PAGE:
The current account on the balance of payments measures the inflow and outflow of goods, services, investment incomes and transfer payments.
The main components of the current account are:
- Trade in goods (visible balance)
- Trade in services (invisible balance), e.g. insurance and services
- Investment incomes, e.g. dividends, interest and migrants remittances from abroad
- Net transfers – e.g. International aid
- A deficit on the current account means that the value of imports is greater than the value of exports.
- A surplus on the current account means that the value of imports is less than the value of exports.
Balance of payments and current account
The balance of payments is composed of two main aspects.
- Current account
- Financial/capital account
If a country has a deficit on the current account, it needs a surplus on the financial account.
To give a simplistic example. If the US runs a current account deficit – it will also have a surplus on the financial account
- The US buys manufactured clothes and toys from China. (US current account deficit)
- China uses this foreign currency to buy US bonds. (US financial account surplus)
Therefore, there is a flow of money from the US to China to buy goods.
But also a flow of money from China to the US – through the financial account to finance the purchase of imported goods.
Example of UK current account figures
Q3 2012 (Not seasonally adjusted figures for current account)
UK current account. This shows in 2007; net investment incomes helped to reduce the trade deficit.
UK current account
This shows the UK has run mainly a current account deficit since 1980. This means the UK has run a surplus on the capital/financial account.
Effects of a current account deficit
Current account deficit
- Imports greater than exports, so expenditure is leaving the economy to buy imports.
- Current account deficit may cause depreciation as there is greater demand for imports and foreign currency.
- A current account deficit is financed by attracting capital inflows, e.g. foreigners buying domestic assets. This means foreigners hold a greater claim on assets and dividends. (Could also make country vulnerable to capital flight)
- A current account deficit may be a sign the economy is uncompetitive. Consumers prefer to buy cheaper imports than domestic goods.
- The benefit of a current account deficit is that it allows higher levels of domestic consumption than otherwise possible because we are buying from abroad.
- A deficit financed by long-term capital investment is more sustainable than a deficit financed by borrowing.
- A deficit may occur due to high growth and strong consumer spending – rather than uncompetitiveness.
- Some countries like US and UK run current account deficits, but they have many foreign assets.
- Other countries like Russia and Venezuela have experienced a balance of payments crisis because they have been adversely affected by a fall in the price of oil which damages export revenue very quickly and developing countries more vulnerable to international investors withdrawing.
- A devaluation in the exchange rate could restore competitiveness and improve current account. But, would devaluation hurt or help the economy?
Should we worry about a current account deficit?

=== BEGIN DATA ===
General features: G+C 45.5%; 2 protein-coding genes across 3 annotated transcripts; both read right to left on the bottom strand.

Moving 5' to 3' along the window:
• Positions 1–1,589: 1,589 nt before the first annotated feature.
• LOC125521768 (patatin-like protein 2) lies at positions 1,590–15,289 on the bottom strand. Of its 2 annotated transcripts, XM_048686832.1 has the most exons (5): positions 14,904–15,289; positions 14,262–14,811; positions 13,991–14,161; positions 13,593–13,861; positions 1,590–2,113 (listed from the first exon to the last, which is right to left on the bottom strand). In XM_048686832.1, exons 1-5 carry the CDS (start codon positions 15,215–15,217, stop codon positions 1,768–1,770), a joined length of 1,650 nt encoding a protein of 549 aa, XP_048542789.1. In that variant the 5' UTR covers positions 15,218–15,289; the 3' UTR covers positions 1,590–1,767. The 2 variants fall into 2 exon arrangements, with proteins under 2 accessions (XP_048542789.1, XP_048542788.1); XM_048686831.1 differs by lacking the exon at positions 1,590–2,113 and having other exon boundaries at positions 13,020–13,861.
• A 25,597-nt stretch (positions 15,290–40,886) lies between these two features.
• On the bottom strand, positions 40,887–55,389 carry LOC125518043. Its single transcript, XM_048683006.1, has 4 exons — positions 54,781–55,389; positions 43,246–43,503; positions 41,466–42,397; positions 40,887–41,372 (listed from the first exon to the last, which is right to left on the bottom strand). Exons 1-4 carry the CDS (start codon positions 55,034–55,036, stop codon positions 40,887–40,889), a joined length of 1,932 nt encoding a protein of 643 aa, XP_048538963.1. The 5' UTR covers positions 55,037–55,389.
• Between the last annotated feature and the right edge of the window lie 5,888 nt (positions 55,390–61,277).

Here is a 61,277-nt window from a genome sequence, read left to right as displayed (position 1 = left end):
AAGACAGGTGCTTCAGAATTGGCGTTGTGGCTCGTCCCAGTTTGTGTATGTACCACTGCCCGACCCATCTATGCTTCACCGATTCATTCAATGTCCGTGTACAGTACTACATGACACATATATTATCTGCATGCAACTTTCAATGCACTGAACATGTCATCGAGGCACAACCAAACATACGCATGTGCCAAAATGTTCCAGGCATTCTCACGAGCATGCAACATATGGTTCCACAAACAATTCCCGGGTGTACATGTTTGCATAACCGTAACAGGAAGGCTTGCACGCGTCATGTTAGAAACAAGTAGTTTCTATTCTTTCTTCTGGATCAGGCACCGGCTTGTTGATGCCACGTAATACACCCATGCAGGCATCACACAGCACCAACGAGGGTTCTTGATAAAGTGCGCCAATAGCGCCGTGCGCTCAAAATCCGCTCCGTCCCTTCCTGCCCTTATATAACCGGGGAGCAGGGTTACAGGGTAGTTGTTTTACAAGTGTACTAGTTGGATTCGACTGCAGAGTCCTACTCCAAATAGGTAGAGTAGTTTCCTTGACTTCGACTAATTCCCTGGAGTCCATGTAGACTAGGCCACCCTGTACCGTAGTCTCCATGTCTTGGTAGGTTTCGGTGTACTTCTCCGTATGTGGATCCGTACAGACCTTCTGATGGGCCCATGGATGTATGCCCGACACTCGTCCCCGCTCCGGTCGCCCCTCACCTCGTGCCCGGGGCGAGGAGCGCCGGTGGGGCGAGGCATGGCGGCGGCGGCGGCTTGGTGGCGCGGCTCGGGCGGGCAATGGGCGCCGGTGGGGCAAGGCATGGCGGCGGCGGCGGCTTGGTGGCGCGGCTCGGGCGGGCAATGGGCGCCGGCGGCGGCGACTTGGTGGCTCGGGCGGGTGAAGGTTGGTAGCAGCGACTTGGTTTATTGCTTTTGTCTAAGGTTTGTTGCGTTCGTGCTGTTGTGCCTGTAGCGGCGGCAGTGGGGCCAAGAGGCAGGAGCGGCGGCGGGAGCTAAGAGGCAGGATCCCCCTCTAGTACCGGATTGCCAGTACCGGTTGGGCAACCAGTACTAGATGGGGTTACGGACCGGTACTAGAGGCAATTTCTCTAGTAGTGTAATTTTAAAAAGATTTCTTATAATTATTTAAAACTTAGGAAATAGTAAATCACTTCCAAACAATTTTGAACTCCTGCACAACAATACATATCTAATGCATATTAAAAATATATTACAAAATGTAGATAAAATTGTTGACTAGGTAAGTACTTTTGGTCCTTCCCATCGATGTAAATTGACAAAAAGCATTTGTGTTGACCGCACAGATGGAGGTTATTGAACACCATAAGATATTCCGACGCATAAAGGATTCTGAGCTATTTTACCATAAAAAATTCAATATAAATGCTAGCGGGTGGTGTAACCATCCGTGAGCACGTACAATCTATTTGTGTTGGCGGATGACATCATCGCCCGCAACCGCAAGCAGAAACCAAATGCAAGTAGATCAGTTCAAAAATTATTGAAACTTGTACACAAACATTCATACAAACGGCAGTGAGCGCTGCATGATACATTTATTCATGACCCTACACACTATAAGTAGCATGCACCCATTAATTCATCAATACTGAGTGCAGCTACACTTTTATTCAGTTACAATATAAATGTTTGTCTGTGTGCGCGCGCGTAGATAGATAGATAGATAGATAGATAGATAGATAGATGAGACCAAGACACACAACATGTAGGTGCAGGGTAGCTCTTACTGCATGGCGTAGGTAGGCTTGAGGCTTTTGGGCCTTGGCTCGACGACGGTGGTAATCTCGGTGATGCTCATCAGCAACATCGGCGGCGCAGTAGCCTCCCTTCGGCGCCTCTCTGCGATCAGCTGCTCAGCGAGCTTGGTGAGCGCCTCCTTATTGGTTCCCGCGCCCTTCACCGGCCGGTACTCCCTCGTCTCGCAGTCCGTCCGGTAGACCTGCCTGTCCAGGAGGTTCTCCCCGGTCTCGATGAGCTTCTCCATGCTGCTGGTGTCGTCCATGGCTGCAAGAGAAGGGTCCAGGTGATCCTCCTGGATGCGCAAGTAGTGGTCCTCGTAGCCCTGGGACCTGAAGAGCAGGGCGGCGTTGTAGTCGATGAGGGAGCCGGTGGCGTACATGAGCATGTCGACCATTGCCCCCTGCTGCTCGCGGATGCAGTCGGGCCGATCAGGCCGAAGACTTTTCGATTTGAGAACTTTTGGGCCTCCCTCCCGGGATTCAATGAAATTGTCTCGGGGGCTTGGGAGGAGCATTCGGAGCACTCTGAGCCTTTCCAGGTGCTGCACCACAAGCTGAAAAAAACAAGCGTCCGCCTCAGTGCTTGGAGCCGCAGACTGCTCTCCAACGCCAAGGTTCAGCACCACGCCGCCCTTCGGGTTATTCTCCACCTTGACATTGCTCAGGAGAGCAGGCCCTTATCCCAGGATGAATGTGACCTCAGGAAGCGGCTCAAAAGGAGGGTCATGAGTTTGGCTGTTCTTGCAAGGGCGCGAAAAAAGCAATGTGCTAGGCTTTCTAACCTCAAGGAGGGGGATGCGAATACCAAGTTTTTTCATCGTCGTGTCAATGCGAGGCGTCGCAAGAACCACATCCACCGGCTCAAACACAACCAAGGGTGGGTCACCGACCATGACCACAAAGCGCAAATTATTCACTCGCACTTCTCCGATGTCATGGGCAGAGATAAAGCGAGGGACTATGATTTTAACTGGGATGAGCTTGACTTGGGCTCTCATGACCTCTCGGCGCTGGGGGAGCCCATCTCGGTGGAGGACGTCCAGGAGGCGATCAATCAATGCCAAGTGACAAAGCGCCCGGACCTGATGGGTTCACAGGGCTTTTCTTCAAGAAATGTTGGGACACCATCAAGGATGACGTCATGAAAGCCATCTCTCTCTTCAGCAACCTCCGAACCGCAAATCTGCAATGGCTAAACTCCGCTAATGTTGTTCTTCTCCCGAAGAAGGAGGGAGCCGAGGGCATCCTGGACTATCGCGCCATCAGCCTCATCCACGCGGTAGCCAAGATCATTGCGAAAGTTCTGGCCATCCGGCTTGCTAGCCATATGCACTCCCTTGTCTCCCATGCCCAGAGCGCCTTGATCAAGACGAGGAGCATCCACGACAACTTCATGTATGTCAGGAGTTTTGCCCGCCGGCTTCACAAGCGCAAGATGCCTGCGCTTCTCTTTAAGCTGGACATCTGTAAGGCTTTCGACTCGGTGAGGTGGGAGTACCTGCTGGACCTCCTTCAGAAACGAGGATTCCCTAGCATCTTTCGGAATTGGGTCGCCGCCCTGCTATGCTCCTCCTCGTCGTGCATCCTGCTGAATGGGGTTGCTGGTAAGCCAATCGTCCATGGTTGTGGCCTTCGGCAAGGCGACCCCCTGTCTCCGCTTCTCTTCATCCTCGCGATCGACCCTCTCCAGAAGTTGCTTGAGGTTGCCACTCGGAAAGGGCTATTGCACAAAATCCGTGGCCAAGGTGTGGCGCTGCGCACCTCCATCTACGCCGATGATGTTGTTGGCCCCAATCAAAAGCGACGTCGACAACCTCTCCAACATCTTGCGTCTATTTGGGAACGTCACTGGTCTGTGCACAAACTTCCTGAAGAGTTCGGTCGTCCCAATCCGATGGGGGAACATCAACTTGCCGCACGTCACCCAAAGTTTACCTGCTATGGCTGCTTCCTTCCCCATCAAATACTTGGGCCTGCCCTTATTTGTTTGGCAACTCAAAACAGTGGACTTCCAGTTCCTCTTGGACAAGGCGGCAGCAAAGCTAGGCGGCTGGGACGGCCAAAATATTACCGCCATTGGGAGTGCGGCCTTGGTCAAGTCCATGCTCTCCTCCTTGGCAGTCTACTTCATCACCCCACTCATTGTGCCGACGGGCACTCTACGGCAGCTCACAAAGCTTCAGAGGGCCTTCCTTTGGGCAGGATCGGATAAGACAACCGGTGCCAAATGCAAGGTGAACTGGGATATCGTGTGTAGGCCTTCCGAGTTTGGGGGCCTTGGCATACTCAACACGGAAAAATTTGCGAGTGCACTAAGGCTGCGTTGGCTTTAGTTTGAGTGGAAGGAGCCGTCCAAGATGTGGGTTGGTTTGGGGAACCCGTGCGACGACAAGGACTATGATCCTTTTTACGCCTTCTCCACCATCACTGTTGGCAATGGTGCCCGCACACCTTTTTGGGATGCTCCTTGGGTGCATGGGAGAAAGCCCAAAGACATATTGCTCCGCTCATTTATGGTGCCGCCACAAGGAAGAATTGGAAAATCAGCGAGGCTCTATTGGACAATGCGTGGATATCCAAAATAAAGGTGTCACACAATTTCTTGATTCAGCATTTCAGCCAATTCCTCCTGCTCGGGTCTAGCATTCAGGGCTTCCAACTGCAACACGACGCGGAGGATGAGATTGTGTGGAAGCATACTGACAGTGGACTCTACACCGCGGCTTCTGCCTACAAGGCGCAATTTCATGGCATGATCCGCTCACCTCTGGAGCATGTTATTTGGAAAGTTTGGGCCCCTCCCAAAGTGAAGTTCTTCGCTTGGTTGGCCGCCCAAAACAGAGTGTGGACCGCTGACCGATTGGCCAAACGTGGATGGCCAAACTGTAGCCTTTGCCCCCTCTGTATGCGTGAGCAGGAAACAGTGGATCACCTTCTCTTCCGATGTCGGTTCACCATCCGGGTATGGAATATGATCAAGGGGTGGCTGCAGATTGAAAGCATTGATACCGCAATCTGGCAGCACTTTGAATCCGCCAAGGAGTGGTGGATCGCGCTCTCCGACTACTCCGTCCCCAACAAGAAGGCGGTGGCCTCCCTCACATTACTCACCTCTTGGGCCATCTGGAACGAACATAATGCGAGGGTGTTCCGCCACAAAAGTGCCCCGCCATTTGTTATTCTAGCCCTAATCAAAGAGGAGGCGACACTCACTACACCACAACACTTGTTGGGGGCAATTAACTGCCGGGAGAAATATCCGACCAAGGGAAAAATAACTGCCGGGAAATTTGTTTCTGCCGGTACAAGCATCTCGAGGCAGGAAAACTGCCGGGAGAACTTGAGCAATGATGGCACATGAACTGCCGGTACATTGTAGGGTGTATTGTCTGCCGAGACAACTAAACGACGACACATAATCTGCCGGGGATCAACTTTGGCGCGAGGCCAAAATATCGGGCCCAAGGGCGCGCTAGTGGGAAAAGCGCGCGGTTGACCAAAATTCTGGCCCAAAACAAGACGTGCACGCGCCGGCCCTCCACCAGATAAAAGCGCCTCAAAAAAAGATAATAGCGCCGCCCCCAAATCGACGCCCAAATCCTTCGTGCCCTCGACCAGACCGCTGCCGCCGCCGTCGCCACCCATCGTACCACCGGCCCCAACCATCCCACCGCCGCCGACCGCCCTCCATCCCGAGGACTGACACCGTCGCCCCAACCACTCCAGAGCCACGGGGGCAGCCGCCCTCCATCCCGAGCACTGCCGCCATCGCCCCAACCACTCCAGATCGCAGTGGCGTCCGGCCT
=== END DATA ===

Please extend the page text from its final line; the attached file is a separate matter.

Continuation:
Spain, Greece and Portugal all had current account deficits close to 10% of GDP – a sign of a major imbalance in the economy.
Problems associated with a current account deficit
- Exchange rate could fall – causing inflationary pressures. This is more of a problem when a country follows some kind of exchange rate target, e.g. the UK in 1976 crisis.
- A deficit financed by financial flows could be vulnerable to capital flight if foreign investors decide to sell assets and return the money. This is a problem for developing economies who become seen as a risky place to invest.
- In the Euro, large current account deficits of Spain, Greece and Portugal were a sign of an uncompetitive economy. In the Euro, they couldn’t devalue to restore competitiveness leading to lower economic growth because of depressed export demand.
- With current account deficit, foreigners have an increased claim on domestic assets.
However, other economists suggest that concerns over current account deficits are misplaced – so long as the deficit is ‘manageable’ and financed by sustainable capital flows.
- UK and US have run persistent current account deficits for long periods without any adverse impact.
- Current account deficits financed by capital flows mean the country is attracting Foreign Direct Investment (FDI) – which is increasing domestic productive capacity.
More detail on – Should we worry about a current account deficit?
How to reduce a current account deficit?
There are three main policies:
- Devalue the exchange rate – cheaper exports and more expensive imports should improve current account.
- This assumes demand for exports and imports is relatively price elastic. See: effects of devaluation in exchange rate
- Reduce consumer spending – Tight fiscal/monetary policy will lead to a slowdown in consumer spending – reducing imports and improving the current account. Export demand will be unaffected by domestic monetary policy. Also, lower domestic demand should reduce inflation. Lower inflation should improve competitiveness of exports
- But, this will conflict with objectives of higher economic growth.
- Supply-side policies – in the long term, efforts to improve productivity can improve the competitiveness of exports.
More detail on – how to reduce a current account deficit.
A trade deficit refers to just the balance of trade on visible goods. This trade deficit is a component of the current account. The UK has often run a deficit on the trade account, but run a surplus on services.
- The effect of a current account surplus
- UK balance of payments
- Capital/financial account on Balance of Payments